[LLVMdev] x86 unwind support[MESSAGE NOT SCANNED]

Mark Shannon marks at dcs.gla.ac.uk
Mon Jul 20 08:33:24 PDT 2009

Nick Johnson wrote:
> On Mon, Jul 20, 2009 at 10:09 AM, Mark Shannon<marks at dcs.gla.ac.uk> wrote:
>> Andrew Haley wrote:
>> If you can make your point without any references to any C/C++ specific
>> features it might be more convincing ;)
> I did.  Recall my mention of java/c#/ruby/python's finally/ensure
The finally block is just a bit of syntactic sugar on a try/catch block:

    do something
    ex = NULL
    goto _final
    ex = caught exception
    do something else
    do something important
    if ex:
       rethrow ex

> blocks, or C#'s using blocks.  For proper implementation, these need
> multi-level unwinds, as they specify that some code must run, even if
> an exception would bail-out.

You are confusing stopping the unwinding at *some* levels or at *all* 

Requires a two unwinding steps for Java/Python and six steps for C++.
Only languages with stack-allocated objects must stop unwinding for calls.

>> I take it you have never used Python ;)
>> (Python uses exceptions to terminate loops, so it helps if they aren't
>> too slow)
> I have used python, and it is slow (sorry).  In fact, python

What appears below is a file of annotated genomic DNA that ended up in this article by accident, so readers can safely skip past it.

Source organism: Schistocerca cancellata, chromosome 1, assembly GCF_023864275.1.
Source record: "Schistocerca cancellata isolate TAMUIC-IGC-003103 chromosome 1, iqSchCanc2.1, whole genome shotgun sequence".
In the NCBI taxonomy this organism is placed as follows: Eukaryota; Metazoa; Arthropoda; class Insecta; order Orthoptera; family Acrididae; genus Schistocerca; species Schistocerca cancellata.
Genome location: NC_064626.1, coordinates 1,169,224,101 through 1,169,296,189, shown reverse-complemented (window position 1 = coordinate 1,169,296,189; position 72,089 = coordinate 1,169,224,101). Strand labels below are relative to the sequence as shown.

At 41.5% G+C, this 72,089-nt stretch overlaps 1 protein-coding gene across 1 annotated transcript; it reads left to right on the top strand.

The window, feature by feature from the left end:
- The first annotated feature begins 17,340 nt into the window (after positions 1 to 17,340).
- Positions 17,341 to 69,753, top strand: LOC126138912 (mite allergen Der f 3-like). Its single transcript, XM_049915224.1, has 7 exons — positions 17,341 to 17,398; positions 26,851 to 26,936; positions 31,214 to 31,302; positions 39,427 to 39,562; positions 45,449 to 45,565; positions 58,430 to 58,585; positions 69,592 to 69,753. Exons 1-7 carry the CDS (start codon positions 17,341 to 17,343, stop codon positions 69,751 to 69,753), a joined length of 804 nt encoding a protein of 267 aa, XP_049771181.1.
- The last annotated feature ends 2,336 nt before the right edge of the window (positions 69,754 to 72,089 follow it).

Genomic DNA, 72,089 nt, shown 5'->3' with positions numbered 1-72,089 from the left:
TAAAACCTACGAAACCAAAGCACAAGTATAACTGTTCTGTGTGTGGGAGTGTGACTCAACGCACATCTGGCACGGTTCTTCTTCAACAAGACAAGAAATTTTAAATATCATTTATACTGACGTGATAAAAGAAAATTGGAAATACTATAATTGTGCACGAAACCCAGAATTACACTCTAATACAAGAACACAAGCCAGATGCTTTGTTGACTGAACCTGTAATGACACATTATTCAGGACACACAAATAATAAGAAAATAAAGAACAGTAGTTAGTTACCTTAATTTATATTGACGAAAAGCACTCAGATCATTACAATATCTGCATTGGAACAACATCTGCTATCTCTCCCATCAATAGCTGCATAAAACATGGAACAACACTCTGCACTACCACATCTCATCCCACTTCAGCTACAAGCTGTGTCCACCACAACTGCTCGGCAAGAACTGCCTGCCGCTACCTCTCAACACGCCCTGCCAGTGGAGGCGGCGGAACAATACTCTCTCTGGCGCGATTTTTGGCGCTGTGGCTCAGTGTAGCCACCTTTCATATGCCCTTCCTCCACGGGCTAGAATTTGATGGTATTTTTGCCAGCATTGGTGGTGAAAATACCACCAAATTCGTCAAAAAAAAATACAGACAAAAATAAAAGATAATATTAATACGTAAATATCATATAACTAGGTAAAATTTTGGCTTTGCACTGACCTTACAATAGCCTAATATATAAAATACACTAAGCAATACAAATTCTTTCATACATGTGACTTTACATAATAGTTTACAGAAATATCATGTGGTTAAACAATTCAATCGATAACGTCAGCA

Python: write program 1 day, run program 10mins = 1day + 10mins
C++: write program 1 month, run program 30 seconds = 1month + 30 secs
It depends on how you look at it, but we are getting off topic here :)

> Exceptions are implemented in python as a second return value, thus
Only in one particular Python implementation, there are several.
Its not in the language spec.

> EVERY function, even those which don't throw exceptions, must pay the
> price.  And just because the python community does it, doesn't mean
> it's good programming practice.
The same could be said of C++. Both languages have their place, and llvm 
should support compilers for both (and lots of other languages as well).
>> Please try and get out of the C++ mindset, llvm may be implemented *in*
>> C++, but its not implemented just *for* C++ (at least I hope it isn't).
> That is exactly my argument.  Multi-level unwinds are required by MANY
> languages.
Not in the same way as C++, see above.

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